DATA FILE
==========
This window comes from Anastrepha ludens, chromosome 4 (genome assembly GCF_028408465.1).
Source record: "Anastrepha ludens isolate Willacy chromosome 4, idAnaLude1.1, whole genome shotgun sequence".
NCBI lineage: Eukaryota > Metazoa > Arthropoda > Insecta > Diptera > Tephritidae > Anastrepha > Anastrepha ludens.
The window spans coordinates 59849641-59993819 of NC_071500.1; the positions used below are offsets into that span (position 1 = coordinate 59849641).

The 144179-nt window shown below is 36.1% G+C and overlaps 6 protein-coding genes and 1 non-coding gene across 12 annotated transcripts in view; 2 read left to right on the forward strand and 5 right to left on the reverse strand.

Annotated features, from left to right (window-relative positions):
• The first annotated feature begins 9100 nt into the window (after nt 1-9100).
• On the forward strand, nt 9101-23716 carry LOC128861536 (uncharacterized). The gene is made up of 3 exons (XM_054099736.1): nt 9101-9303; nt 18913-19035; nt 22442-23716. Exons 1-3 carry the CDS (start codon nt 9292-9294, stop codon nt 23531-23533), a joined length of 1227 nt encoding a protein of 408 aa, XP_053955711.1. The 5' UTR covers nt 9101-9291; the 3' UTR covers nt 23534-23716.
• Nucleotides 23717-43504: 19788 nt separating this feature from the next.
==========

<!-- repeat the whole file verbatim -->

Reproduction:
This window comes from Anastrepha ludens, chromosome 4 (genome assembly GCF_028408465.1).
Source record: "Anastrepha ludens isolate Willacy chromosome 4, idAnaLude1.1, whole genome shotgun sequence".
NCBI lineage: Eukaryota > Metazoa > Arthropoda > Insecta > Diptera > Tephritidae > Anastrepha > Anastrepha ludens.
The window spans coordinates 59849641-59993819 of NC_071500.1; the positions used below are offsets into that span (position 1 = coordinate 59849641).

The 144179-nt window shown below is 36.1% G+C and overlaps 6 protein-coding genes and 1 non-coding gene across 12 annotated transcripts in view; 2 read left to right on the forward strand and 5 right to left on the reverse strand.

Annotated features, from left to right (window-relative positions):
• The first annotated feature begins 9100 nt into the window (after nt 1-9100).
• On the forward strand, nt 9101-23716 carry LOC128861536 (uncharacterized). The gene is made up of 3 exons (XM_054099736.1): nt 9101-9303; nt 18913-19035; nt 22442-23716. Exons 1-3 carry the CDS (start codon nt 9292-9294, stop codon nt 23531-23533), a joined length of 1227 nt encoding a protein of 408 aa, XP_053955711.1. The 5' UTR covers nt 9101-9291; the 3' UTR covers nt 23534-23716.
• Nucleotides 23717-43504: 19788 nt separating this feature from the next.